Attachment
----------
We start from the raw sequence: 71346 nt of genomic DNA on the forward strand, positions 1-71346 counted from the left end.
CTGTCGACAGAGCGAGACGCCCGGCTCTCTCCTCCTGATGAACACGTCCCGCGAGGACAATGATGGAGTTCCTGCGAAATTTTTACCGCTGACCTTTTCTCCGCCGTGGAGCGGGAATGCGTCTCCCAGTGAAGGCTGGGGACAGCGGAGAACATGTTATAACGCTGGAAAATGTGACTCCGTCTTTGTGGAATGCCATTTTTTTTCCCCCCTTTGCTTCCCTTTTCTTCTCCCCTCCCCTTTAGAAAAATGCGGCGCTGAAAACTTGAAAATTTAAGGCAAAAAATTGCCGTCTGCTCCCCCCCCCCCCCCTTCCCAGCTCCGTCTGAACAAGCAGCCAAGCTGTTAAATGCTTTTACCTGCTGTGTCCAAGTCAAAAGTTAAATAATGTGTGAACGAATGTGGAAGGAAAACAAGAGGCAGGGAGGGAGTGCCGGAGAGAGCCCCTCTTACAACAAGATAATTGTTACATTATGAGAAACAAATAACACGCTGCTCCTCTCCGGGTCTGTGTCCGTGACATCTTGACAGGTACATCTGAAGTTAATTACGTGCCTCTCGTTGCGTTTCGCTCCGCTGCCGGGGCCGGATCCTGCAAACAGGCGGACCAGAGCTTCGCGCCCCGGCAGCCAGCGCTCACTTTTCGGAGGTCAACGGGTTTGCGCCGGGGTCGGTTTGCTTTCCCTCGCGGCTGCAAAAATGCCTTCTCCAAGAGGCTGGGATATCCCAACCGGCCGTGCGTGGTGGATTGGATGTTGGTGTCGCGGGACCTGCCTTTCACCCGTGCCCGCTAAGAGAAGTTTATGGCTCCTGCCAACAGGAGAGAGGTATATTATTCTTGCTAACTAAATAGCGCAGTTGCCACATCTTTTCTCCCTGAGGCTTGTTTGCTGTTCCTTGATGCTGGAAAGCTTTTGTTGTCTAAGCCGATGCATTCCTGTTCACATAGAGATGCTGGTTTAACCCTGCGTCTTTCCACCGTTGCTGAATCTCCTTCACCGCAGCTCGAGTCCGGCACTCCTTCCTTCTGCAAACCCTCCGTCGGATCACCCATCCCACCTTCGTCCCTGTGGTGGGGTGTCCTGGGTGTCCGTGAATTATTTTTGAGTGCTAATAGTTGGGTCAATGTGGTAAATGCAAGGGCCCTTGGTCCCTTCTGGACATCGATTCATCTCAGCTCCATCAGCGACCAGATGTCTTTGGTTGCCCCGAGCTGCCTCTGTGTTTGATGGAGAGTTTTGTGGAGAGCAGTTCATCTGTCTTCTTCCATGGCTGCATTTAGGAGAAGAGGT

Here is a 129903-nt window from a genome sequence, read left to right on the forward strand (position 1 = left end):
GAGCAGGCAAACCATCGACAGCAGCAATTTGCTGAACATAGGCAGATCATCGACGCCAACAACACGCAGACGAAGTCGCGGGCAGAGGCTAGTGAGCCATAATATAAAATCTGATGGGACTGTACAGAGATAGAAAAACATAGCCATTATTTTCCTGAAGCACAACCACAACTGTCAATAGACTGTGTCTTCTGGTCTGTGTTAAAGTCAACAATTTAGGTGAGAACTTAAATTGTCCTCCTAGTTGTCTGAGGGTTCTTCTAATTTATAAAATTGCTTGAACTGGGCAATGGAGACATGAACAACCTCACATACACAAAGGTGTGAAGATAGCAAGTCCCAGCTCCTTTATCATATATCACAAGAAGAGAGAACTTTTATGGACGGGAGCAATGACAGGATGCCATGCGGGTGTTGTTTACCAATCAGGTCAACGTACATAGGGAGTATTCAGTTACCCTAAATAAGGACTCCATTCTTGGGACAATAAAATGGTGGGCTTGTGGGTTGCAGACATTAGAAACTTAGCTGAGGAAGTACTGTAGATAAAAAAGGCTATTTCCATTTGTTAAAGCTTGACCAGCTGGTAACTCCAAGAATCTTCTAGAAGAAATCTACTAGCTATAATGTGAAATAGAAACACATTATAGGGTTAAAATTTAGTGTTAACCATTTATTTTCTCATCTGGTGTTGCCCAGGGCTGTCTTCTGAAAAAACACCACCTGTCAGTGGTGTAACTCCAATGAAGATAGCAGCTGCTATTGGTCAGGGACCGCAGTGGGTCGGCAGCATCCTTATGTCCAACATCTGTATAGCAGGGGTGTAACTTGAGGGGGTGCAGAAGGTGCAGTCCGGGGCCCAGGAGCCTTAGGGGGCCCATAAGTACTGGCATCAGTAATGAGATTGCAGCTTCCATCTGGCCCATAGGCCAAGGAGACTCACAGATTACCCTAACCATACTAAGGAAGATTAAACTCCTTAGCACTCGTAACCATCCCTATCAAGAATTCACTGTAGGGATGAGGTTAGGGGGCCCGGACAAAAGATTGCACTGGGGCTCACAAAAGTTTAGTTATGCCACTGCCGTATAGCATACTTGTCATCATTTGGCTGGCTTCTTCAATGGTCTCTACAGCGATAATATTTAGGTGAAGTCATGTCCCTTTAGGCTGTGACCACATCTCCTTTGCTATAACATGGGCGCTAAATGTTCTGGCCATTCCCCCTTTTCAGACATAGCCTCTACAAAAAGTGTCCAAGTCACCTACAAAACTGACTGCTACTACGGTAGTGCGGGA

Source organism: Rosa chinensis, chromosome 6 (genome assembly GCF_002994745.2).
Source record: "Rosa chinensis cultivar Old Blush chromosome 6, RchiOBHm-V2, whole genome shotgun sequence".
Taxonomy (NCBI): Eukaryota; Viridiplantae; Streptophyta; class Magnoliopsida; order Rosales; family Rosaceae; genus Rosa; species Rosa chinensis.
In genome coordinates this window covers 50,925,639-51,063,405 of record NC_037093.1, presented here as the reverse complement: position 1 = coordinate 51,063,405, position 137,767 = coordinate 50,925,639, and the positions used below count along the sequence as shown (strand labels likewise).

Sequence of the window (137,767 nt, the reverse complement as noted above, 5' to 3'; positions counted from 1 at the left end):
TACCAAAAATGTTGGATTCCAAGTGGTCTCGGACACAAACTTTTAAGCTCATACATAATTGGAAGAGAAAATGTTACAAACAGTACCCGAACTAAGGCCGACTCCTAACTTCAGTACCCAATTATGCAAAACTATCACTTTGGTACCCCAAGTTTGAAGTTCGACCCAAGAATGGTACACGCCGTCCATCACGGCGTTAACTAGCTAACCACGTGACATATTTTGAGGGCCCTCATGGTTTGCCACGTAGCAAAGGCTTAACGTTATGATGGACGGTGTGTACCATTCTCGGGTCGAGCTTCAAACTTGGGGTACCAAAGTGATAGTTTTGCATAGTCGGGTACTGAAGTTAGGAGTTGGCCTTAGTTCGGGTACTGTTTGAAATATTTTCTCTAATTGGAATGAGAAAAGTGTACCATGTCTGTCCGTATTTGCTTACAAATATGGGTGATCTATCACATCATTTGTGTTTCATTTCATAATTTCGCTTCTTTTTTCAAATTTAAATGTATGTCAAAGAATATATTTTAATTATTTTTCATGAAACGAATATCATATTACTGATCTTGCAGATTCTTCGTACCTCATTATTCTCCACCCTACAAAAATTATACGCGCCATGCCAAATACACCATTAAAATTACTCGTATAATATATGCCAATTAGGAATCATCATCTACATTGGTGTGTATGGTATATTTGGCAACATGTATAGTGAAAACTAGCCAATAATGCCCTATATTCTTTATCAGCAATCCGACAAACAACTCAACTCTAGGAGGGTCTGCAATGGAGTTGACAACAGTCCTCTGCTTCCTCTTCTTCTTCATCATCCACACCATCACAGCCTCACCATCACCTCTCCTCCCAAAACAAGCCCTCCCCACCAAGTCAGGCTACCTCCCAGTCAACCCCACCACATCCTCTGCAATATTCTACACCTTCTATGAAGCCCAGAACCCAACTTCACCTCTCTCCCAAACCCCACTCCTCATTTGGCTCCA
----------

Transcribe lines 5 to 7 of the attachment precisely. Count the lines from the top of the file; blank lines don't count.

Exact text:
Source organism: Rosa chinensis, chromosome 6 (genome assembly GCF_002994745.2).
Source record: "Rosa chinensis cultivar Old Blush chromosome 6, RchiOBHm-V2, whole genome shotgun sequence".
Taxonomy (NCBI): Eukaryota; Viridiplantae; Streptophyta; class Magnoliopsida; order Rosales; family Rosaceae; genus Rosa; species Rosa chinensis.